If the pandemic wasn’t enough, the last few months have been difficult ones for Hamilton venues. In late 2019, Artword Artbar closed its doors. The Pearl Company followed suit with a definitive date for its sale and closure, and just last weekend, music bar This Ain’t Hollywood went silent- although the latter two are hopeful that the buildings may continue as performing venues. Now, west-end arts incubator The Staircase Cafe and Theatre is closing its doors as well.

A statement on the theatre’s website reads:

The Staircase unofficially opened in 1997 and has been a cultural incubator ever since. We closed our doors mid-March 2020 to protect our community and our loved ones. When theatres are allowed to reopen, our intimate theatre will be limited to approximately 15 audience members. The Staircase survived entirely on ticket sales, concession sales and rentals, and these reduced numbers are not compatible with survival. The pandemic will eventually pass, vaccinations will appear, and life will return to a new normal. We are closed and expect to remain closed after the pandemic.

Change was underway for The Staircase before the pandemic began; however, as longtime owners Hugh MacLeod and Kathy Garneau quietly began looking earlier this year for new owners to take over the building, which houses two theatre spaces, a performance and rehearsal space, as well as a basement multi-purpose room and cafe. In May, the venue began offering some of their signature dishes for takeout customers.

As a for-profit venue, The Staircase cannot access the type of government support that other arts incubators or organizations depend on as part of their financial plan, and as an independent venue that relies on bookings with minimal staff, cannot access some of the government supports currently in place due to COVID-19. As a result of physical distancing requirements as part of the province of Ontario’s Stage Three Reopening Plan, The Staircase could reopen as a venue, but would be limited to a maximum of fifteen patrons. This small number would make it difficult, if not impossible for a show that has rented the venue- let alone the venue itself- to break even on ticket sales alone.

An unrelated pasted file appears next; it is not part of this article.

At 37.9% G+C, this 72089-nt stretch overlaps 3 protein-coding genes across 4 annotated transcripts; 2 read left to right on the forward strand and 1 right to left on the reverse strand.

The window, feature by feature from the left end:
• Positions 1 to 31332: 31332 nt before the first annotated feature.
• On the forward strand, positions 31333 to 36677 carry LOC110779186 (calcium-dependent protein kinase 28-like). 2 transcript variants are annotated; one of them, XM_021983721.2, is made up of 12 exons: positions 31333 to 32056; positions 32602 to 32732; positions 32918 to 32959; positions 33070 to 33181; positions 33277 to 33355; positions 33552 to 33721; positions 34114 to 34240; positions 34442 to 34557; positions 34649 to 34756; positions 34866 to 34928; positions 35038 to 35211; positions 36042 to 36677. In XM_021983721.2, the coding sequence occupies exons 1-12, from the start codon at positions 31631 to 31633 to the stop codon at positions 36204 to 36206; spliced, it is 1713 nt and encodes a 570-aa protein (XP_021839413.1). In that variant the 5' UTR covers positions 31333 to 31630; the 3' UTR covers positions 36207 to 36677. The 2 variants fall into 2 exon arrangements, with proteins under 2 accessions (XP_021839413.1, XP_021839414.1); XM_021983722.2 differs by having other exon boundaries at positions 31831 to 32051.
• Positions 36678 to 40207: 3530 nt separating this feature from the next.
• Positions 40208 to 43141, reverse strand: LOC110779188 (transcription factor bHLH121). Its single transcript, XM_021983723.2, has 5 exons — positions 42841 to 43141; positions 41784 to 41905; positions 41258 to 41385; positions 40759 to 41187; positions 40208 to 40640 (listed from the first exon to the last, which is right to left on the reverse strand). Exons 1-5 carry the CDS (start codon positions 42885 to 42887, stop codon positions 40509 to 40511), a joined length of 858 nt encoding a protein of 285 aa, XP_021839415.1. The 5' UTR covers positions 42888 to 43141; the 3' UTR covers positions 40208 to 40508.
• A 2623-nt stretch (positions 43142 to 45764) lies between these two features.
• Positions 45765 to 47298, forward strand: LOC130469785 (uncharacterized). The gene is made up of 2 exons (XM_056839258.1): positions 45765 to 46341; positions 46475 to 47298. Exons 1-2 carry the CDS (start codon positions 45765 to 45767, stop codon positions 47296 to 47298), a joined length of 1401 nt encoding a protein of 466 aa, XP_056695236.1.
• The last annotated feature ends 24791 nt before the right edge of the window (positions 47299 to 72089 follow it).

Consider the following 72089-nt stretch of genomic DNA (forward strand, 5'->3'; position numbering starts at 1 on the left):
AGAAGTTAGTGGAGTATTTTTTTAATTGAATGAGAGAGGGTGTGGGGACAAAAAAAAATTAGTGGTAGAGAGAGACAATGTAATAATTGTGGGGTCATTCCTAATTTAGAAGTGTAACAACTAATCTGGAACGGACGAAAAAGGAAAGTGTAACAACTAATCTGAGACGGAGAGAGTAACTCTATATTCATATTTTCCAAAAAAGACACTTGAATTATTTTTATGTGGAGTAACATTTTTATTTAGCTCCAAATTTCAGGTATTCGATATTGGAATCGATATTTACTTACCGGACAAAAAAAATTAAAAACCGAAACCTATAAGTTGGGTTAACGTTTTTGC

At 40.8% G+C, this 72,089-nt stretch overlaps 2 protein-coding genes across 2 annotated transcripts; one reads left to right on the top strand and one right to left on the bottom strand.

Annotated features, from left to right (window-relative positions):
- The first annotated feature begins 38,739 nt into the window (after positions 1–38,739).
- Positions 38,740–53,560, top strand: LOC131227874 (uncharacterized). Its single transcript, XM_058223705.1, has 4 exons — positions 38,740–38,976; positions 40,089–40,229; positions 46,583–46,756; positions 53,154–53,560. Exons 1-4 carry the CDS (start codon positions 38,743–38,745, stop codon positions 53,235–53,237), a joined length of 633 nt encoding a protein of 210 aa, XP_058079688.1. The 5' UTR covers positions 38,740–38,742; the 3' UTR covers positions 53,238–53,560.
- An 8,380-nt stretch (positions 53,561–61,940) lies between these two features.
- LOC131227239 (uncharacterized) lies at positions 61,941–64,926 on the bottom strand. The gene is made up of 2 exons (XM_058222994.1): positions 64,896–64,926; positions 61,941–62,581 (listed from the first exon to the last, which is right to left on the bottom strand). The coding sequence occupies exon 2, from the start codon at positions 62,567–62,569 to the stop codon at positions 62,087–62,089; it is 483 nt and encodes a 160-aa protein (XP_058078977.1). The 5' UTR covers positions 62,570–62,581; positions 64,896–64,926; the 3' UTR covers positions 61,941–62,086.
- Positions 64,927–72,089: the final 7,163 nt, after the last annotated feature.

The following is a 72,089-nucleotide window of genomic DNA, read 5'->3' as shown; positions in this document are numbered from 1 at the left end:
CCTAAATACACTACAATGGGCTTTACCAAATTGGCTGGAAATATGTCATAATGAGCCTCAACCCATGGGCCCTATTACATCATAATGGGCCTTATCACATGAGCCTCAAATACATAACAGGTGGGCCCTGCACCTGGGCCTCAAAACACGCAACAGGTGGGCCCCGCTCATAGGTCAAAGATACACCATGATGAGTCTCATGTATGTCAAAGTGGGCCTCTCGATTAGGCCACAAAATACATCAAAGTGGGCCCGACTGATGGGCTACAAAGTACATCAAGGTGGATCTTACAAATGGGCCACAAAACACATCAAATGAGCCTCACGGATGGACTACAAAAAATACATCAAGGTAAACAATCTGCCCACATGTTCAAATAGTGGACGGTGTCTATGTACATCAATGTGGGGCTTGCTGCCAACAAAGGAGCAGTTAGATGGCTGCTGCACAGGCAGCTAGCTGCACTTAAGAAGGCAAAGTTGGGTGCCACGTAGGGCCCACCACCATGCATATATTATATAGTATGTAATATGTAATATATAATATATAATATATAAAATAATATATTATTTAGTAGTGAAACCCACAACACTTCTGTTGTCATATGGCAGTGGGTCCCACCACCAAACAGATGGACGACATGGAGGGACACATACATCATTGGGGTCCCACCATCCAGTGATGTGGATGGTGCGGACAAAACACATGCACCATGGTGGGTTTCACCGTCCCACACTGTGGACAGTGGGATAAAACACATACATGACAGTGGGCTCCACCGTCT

With the closure of The Staircase, and knowledge that the space is for sale, rumours are already circulating that a condo or loft development will replace the theatre space, located just north of Dundurn and King Streets.

The announcement has left several Hamilton events and troupes homeless. In addition to the many comedy troupes that were based at The Staircase, the annual HamilTEN Festival and community training group Curtain Call Performing Arts used the theatre as their performance home. The three performance spaces were also heavily utilized during the Hamilton Fringe Festival, where 15% of the performances in the 2019 Festival took place at the venue.

Despite its closure, the Staircase’s legacy will live on. Touted as the home of improv comedy in Hamilton, The Staircase Improv community, which is housed at the theatre, will continue to offer classes. Currently, the group is offering online activities; but is planning to begin in-person courses again when they deem it safe to do so. Current Staircase Theatre owner Hugh MacLeod remains the Executive Director of Staircase Improv.

Unless The Staircase is bought and reopened as a performing arts venue, the closure of the building contributes to the growing void of Hamilton’s arts community. Small and mid-sized theatre spaces are needed to incubate troupes and collectives- it’s rare that a brand new company is able to fill over 500 seats a night. Instead, organizations like The Staircase offer artists and organizations the chance to nurture risky work and reach a wider audience through affordable ticket prices. A lack of spaces forces artists to move their work into the streets, found spaces- or even online. However, it does not benefit a neighbourhood or a city by creating a physical space for a community. A venue like The Staircase creates a hub- a place where people can come to. And currently in Hamilton, the arts community is experiencing a major void in its community and its artistic infrastructure due to these continuing closures.

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